Trade Deadline Preview: AL East Edition

AP Photo/Matt Slocum Jackie Bradley Jr.

The only division with all five teams above .500 features five legitimate playoff contenders and the biggest turnaround story in the American League. Expect the AL East to play a big part in deadline trade season over the next few weeks.


Someday someone will go back and deconstruct what happened between 2012 and 2013 that made a terribly disappointing Red Sox team surge back to the top of the division. Blame a small piece of it on chemistry and Bobby Valentine if you like. But warm and fuzzy feelings in the clubhouse can’t begin to describe the monumental turnaround this team has experienced. David Ortiz and Jacoby Ellsbury have stayed healthy, which has helped immensely. So, too, has the health and much-improved performance of John Lackey, pitching as well as he has since Anaheim. The back of the bullpen has been shaky at times, but nothing compared to last year’s early-season debacle.

So the question for the vastly improved, first-place Red Sox is what they might want. While the stats don’t reflect it, starting pitching is the team’s biggest area of need, the one place where you could see something close to a blockbuster go down. Clay Buchholz’s would-be breakout season has been derailed by a neck injury, and at this moment there’s no timetable for his return. Jon Lester was supposed to be the staff ace; instead he’s been a train wreck over his past seven starts, posting a 7.30 ERA and a .985 opponents’ OPS. And Ryan Dempster has been a disappointment, too, negating surprisingly strong years for Lackey and Felix Doubront. Whether it’s Cliff Lee, Matt Garza, Jake Peavy, Yovani Gallardo, or someone else, you get the sense that Boston will go after pitching and likely reel in someone good.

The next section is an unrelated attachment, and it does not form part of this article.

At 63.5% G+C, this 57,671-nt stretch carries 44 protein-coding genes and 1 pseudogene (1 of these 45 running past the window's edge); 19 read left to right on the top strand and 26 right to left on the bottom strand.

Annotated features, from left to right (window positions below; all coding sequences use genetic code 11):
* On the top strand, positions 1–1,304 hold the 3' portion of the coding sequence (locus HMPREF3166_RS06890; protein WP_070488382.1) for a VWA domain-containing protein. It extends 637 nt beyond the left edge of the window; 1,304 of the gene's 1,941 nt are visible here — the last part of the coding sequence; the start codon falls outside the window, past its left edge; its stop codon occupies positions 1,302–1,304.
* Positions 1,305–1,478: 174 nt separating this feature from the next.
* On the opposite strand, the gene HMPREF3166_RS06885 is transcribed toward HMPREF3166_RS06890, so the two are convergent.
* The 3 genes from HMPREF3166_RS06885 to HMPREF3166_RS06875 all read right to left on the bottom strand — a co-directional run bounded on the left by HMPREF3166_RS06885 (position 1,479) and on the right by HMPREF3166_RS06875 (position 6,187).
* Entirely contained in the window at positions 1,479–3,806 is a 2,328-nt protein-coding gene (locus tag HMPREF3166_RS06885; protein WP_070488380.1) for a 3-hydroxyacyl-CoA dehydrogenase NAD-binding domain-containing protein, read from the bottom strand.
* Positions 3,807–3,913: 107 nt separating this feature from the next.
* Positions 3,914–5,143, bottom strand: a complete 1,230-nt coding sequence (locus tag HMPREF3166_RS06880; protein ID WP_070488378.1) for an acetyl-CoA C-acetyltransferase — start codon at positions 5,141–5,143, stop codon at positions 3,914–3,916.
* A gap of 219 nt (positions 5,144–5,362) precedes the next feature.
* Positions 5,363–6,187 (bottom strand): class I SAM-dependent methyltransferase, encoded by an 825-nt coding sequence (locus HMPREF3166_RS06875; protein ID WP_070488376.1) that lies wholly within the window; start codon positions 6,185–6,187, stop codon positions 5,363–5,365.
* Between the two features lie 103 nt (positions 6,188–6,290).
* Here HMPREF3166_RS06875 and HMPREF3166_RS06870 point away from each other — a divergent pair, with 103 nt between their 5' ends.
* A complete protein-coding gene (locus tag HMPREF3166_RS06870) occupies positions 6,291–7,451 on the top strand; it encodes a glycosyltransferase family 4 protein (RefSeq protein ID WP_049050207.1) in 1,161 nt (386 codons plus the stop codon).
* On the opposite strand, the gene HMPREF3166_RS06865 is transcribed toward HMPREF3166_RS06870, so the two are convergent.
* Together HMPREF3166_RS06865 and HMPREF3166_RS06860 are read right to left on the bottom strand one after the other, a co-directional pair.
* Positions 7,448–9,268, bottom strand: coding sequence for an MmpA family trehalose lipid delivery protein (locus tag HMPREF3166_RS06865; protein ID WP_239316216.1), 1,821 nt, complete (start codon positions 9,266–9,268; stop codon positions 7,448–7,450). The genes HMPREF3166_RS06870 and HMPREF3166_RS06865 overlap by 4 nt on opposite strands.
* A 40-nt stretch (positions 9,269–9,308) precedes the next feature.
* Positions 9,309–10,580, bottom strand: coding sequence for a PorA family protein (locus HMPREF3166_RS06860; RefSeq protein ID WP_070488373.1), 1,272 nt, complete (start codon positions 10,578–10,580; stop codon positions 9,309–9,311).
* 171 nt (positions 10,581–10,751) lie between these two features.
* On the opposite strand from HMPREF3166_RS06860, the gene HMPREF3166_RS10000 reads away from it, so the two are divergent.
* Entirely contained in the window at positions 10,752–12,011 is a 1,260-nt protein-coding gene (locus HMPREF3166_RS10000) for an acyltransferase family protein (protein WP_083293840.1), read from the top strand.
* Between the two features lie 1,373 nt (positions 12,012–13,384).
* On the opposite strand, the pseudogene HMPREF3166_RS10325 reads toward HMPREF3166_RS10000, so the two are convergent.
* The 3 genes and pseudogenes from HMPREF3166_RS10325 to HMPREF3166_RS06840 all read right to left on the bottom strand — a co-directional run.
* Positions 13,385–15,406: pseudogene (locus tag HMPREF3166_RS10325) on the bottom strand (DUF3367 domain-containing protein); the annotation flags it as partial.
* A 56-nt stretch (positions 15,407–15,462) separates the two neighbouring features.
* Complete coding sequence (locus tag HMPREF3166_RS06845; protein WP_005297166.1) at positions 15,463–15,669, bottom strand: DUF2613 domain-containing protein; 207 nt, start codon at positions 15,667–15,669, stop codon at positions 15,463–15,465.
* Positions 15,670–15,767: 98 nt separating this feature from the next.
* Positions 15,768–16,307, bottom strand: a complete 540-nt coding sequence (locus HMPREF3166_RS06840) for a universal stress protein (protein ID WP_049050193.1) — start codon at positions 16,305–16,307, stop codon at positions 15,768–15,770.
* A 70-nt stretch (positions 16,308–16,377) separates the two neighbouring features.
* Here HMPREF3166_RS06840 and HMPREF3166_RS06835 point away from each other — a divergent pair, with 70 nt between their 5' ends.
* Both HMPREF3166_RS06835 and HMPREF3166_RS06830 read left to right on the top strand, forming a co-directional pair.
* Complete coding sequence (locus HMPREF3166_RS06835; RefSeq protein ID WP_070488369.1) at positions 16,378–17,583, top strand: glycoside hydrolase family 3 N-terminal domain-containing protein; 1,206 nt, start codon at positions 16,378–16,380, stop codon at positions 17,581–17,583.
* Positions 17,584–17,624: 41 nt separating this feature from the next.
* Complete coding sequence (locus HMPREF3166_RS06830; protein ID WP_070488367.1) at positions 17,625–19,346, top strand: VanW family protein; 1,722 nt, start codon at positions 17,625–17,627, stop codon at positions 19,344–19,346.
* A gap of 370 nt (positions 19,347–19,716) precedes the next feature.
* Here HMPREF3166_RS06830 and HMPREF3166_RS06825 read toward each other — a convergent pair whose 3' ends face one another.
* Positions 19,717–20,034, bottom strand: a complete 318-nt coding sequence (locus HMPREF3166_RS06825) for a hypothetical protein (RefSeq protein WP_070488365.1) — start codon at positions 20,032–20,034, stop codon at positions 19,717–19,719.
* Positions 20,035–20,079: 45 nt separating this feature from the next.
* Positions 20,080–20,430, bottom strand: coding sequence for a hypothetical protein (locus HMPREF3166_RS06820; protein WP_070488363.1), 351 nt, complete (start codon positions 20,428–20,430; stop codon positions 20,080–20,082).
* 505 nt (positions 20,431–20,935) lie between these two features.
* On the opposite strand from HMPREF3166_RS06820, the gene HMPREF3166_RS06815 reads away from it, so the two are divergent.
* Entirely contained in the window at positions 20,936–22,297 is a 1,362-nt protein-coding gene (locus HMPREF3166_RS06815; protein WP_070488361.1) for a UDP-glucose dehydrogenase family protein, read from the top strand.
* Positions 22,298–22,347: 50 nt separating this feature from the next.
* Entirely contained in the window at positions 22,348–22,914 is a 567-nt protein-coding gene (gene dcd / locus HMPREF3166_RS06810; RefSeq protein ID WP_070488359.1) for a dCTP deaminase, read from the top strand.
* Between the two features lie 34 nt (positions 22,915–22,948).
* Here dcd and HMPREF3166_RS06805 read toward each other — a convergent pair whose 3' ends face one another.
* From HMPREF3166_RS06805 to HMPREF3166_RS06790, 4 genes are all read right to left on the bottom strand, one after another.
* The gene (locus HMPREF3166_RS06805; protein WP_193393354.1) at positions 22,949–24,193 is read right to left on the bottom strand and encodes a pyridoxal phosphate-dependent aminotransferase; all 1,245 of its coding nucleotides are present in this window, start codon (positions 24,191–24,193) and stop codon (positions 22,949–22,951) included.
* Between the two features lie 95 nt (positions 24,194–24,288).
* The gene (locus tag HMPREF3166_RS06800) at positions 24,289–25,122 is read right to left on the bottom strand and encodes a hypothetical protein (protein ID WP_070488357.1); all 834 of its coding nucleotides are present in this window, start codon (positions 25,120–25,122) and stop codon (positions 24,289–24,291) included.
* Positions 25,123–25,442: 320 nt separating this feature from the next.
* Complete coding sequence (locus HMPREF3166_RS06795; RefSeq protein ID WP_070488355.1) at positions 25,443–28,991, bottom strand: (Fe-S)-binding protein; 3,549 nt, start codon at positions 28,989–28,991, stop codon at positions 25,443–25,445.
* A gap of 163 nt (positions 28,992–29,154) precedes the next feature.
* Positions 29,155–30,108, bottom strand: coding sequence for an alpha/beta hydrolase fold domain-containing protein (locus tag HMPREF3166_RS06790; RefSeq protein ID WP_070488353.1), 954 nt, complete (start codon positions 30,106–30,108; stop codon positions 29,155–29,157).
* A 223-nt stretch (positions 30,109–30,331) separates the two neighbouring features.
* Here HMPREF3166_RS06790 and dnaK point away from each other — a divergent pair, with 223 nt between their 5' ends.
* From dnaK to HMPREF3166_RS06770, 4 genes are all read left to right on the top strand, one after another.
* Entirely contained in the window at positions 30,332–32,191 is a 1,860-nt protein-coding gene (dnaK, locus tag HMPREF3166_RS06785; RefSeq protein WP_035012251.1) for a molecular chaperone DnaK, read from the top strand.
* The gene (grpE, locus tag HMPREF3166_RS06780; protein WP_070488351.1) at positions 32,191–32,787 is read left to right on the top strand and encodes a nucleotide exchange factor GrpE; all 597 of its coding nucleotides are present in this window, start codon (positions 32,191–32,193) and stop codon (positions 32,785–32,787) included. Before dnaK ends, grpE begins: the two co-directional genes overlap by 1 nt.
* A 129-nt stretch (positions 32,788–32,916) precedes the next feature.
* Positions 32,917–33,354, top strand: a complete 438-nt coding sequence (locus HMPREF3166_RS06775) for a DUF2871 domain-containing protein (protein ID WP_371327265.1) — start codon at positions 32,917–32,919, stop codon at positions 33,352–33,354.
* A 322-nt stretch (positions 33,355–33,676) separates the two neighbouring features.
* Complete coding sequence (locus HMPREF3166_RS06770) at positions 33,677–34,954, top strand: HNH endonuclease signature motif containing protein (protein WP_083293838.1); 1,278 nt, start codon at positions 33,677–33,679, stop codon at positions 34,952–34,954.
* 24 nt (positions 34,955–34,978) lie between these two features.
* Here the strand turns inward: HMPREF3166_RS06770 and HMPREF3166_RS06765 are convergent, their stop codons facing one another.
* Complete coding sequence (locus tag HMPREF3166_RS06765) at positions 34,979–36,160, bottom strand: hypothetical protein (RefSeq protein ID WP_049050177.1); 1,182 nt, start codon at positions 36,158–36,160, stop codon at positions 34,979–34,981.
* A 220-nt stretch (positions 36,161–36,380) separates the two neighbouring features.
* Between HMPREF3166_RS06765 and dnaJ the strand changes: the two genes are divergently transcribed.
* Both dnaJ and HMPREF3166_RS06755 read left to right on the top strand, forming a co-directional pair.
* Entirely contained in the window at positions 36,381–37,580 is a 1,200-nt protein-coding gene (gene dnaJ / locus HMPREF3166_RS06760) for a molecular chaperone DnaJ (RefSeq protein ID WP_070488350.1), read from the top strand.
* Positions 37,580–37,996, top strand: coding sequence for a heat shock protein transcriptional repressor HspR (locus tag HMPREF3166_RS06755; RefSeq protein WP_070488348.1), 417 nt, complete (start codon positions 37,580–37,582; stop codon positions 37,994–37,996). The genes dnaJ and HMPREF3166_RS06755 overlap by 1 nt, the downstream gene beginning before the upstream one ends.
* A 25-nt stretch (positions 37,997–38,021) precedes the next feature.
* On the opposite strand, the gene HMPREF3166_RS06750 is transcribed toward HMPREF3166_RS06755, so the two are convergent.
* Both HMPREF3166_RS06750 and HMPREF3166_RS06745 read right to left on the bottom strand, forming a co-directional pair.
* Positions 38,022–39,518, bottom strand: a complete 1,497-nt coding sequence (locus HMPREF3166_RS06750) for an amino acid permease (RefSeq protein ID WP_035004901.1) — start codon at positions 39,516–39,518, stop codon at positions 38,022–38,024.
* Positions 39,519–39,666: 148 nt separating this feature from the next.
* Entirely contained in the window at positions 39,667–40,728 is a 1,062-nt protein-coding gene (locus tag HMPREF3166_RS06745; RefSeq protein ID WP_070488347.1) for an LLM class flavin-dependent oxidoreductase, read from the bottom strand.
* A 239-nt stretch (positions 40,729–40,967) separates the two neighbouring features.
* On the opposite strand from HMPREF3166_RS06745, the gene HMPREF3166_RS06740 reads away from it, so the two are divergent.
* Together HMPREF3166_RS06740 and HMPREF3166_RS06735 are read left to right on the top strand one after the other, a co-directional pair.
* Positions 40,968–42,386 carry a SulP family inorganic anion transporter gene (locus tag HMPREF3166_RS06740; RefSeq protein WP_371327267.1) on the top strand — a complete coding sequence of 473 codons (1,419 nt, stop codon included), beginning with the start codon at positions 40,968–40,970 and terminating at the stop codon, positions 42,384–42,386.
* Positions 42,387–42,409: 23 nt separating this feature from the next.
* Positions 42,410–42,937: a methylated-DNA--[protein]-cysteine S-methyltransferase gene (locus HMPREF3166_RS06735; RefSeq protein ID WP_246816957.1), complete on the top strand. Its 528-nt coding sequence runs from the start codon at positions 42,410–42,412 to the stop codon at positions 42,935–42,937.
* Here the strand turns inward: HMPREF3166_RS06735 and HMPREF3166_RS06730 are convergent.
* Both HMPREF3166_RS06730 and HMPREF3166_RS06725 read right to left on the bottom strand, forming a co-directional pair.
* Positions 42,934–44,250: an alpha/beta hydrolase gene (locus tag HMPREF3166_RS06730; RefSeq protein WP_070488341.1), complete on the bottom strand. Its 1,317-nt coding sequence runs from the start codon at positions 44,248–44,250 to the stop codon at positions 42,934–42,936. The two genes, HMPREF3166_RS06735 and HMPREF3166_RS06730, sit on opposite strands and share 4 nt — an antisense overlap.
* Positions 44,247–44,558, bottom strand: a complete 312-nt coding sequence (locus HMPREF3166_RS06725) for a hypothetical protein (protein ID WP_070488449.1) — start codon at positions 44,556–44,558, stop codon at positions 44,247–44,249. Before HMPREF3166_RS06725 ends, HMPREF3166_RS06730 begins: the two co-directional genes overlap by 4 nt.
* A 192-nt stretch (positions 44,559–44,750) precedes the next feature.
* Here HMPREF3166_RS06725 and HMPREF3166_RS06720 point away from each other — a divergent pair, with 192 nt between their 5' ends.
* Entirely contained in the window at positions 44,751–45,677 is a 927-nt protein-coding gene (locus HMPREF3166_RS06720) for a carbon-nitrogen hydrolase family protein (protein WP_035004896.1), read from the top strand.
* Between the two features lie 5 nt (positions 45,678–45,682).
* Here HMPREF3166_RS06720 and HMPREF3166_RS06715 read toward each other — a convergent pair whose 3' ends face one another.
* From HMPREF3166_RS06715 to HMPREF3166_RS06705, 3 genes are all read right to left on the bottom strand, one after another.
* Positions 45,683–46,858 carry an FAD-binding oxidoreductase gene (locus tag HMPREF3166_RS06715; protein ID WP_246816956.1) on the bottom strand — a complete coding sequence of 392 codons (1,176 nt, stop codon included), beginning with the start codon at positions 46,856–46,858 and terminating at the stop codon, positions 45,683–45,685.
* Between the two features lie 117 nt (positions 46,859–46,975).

The Sox have also been linked to bullpen rumors, which is deceptive. Boston has put up decent numbers as a team from the pen. But save situations have been an adventure for the second year in a row, with the Sox now calling on Koji Uehara to be their fourth closer choice of the season amid injuries and ineffectiveness from several of his relief comrades. Jonathan Papelbon’s name has predictably come up in rumors, but the Sox could easily upgrade their bullpen with a lower-profile choice, maybe someone like Jesse Crain of the White Sox.

Whatever the Red Sox decide to do, they can have pretty much anyone they want given what they can offer in return. Between Xander Bogaerts, Jackie Bradley Jr., Garin Cecchini, Allen Webster, Rubby De La Rosa, and other intriguing talents in the system, the Sox can put together a strong enough package of talent to get any elite player who might become available at the deadline. The goal will be to toe the line between helping the Sox as they continue their run toward the postseason and not sacrificing any prospects destined to become superstars in the big leagues. If the cat-and-mouse game hasn’t started yet, it will very soon.